She asked me several questions about my book until I revealed that part one was all-but-one scene in the perspective of Eiva, my female lead, and part two was all-but-a-few scenes in the perspective of Andren. She asked me if I thought that both perspectives throughout the whole thing might be more intriguing and less jarring to the reader. I'd never thought of it, but I completely agree. Here I was, on the verge of trying to find myself an agent, and I just now found a tidbit of advice that drastically changes my book's narrative.

It means I need to edit my book one more time, which means I need to spend another few months on it before approaching an editor or agent, but I think it's worth it. My book will be better for it, but more importantly I've learned yet another trick of the writing craft, just when I thought I knew enough to get by.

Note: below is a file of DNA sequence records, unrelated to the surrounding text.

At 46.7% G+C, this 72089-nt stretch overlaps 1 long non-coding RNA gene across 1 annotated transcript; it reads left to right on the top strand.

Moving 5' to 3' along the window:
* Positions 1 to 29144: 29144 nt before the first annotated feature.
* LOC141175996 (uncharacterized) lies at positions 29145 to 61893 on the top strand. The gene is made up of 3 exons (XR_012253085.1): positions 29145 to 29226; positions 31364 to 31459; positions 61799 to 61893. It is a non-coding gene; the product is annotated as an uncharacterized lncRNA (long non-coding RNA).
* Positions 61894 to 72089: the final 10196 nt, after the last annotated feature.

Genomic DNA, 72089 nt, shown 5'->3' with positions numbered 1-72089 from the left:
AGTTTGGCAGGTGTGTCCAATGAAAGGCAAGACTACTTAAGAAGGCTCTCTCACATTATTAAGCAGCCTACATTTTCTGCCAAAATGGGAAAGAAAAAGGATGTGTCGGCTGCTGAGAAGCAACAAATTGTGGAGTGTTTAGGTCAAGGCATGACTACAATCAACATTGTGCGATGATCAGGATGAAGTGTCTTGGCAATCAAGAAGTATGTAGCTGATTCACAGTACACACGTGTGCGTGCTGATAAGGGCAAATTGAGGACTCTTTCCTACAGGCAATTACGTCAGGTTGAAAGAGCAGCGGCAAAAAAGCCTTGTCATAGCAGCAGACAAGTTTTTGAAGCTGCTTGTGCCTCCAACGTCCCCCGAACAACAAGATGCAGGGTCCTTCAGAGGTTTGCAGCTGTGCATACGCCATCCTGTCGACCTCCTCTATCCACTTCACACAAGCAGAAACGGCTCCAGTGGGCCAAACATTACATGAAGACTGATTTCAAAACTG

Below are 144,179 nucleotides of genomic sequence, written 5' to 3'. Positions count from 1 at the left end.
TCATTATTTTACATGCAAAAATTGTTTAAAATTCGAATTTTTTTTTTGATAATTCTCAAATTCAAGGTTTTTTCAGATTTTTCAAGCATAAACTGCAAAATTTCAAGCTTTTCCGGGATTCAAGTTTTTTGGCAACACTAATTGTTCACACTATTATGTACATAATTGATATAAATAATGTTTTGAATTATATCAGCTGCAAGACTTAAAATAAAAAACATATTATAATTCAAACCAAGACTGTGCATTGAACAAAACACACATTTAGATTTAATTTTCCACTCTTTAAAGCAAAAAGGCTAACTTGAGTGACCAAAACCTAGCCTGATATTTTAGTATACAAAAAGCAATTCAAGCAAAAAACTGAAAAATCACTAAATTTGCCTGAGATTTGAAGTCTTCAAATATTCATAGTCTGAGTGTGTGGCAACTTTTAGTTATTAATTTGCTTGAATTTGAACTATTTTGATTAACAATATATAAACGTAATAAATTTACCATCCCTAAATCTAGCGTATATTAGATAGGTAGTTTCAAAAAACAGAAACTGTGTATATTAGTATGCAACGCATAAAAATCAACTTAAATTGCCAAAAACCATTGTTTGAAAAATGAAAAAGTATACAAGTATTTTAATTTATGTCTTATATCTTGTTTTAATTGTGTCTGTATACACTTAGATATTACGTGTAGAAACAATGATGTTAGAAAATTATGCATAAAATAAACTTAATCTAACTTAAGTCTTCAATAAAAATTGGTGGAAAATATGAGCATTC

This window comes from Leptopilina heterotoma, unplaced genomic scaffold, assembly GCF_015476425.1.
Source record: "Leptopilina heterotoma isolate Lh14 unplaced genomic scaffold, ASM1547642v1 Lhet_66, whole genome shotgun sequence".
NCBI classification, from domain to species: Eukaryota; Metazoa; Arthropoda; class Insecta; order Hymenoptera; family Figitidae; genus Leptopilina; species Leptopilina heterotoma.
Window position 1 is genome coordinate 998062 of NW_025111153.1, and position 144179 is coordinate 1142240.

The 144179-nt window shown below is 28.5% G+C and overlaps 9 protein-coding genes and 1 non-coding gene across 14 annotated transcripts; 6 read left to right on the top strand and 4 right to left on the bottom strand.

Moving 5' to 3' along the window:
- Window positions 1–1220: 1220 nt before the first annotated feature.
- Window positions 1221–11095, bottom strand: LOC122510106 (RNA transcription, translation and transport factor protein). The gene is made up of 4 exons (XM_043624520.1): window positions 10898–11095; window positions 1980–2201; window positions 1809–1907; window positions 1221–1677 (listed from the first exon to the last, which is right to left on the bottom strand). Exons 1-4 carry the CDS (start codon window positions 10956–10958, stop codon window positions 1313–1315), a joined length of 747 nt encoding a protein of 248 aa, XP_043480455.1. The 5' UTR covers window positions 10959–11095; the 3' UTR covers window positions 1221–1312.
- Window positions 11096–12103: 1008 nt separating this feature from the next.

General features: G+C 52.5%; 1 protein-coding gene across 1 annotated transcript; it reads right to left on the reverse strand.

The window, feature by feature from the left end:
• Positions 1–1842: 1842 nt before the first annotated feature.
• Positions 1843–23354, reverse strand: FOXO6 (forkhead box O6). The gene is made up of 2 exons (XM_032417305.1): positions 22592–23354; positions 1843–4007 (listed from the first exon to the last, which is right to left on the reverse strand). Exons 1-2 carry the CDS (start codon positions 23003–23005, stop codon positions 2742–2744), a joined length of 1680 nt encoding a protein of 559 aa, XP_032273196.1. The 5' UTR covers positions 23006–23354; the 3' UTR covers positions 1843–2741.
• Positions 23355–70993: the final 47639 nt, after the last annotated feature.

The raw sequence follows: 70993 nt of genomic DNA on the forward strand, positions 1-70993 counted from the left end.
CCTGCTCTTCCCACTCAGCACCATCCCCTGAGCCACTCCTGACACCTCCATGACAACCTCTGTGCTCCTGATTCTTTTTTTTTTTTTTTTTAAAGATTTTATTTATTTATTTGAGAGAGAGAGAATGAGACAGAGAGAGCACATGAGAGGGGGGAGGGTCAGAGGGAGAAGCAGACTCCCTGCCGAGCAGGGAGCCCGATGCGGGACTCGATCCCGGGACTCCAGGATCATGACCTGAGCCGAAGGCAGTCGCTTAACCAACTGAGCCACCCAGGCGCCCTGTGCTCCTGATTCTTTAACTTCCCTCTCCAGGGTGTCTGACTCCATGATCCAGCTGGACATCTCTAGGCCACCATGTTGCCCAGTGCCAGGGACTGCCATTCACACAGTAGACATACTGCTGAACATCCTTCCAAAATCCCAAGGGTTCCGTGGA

Thanks for checking in with me. I'll be here again next Tuesday.

Tuesday, August 7, 2012


I'm new to blogging, and though I've found a lot of authors' and agents' blogs helpful, I'm skeptical of getting into it myself. However, I've been finding more and more people out there who say it's an important part of breaking into being a published author these days, so here we go.

My plan is to blog once a week to start out with, about my own writing, the craft in general, and things I find interesting. The first thing I would like to mention is a really great lecture I've been listening to by Brandon Sanderson. Many of the things he's said so far (I'm in lecture 7 right now) have been extremely helpful. Here's a link: Write about dragons.

That's it for today. See you next Tuesday.